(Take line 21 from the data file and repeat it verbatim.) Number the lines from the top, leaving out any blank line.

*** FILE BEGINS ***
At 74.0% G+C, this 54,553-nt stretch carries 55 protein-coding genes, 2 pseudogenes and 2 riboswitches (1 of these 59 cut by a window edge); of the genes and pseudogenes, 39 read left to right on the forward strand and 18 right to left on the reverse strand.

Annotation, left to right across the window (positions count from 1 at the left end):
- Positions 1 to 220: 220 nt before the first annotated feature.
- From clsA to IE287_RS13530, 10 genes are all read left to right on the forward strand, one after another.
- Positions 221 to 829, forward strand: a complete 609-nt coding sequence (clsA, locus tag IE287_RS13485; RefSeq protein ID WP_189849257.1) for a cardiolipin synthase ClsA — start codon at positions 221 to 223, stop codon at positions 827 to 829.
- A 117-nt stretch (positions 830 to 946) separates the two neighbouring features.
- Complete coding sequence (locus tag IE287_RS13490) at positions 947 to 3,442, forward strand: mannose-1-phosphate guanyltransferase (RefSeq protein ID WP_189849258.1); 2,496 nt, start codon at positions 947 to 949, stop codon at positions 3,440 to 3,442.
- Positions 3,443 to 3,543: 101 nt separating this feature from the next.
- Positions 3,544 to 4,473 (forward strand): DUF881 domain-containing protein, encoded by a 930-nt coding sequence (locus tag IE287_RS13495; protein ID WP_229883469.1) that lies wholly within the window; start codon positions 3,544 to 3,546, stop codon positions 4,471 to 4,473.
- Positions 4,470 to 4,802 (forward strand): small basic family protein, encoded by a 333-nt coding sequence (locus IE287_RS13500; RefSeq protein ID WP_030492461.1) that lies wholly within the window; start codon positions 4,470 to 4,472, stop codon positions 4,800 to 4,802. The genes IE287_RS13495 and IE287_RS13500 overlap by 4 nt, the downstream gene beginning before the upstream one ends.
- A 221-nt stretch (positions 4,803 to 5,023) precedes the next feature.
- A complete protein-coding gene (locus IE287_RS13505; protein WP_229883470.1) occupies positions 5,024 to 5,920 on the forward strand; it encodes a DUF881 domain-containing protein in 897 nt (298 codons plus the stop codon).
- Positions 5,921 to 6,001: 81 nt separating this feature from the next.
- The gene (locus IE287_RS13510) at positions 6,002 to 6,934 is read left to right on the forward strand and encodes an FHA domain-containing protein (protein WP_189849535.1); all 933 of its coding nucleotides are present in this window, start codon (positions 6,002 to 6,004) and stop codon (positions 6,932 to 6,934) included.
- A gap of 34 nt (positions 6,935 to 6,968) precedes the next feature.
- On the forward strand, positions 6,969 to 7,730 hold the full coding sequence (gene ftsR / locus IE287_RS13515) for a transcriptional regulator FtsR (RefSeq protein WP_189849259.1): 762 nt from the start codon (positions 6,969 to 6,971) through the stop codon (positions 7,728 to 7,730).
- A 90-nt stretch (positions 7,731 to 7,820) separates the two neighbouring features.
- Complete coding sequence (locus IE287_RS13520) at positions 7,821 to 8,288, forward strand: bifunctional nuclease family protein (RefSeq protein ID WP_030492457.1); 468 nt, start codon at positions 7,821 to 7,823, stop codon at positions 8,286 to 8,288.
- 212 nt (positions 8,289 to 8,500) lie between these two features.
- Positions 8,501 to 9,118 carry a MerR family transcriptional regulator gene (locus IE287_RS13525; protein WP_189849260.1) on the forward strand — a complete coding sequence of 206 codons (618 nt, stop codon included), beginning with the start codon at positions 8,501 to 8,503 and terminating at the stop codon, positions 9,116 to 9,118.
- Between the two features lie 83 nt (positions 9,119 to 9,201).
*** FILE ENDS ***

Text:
- Between the two features lie 83 nt (positions 9,119 to 9,201).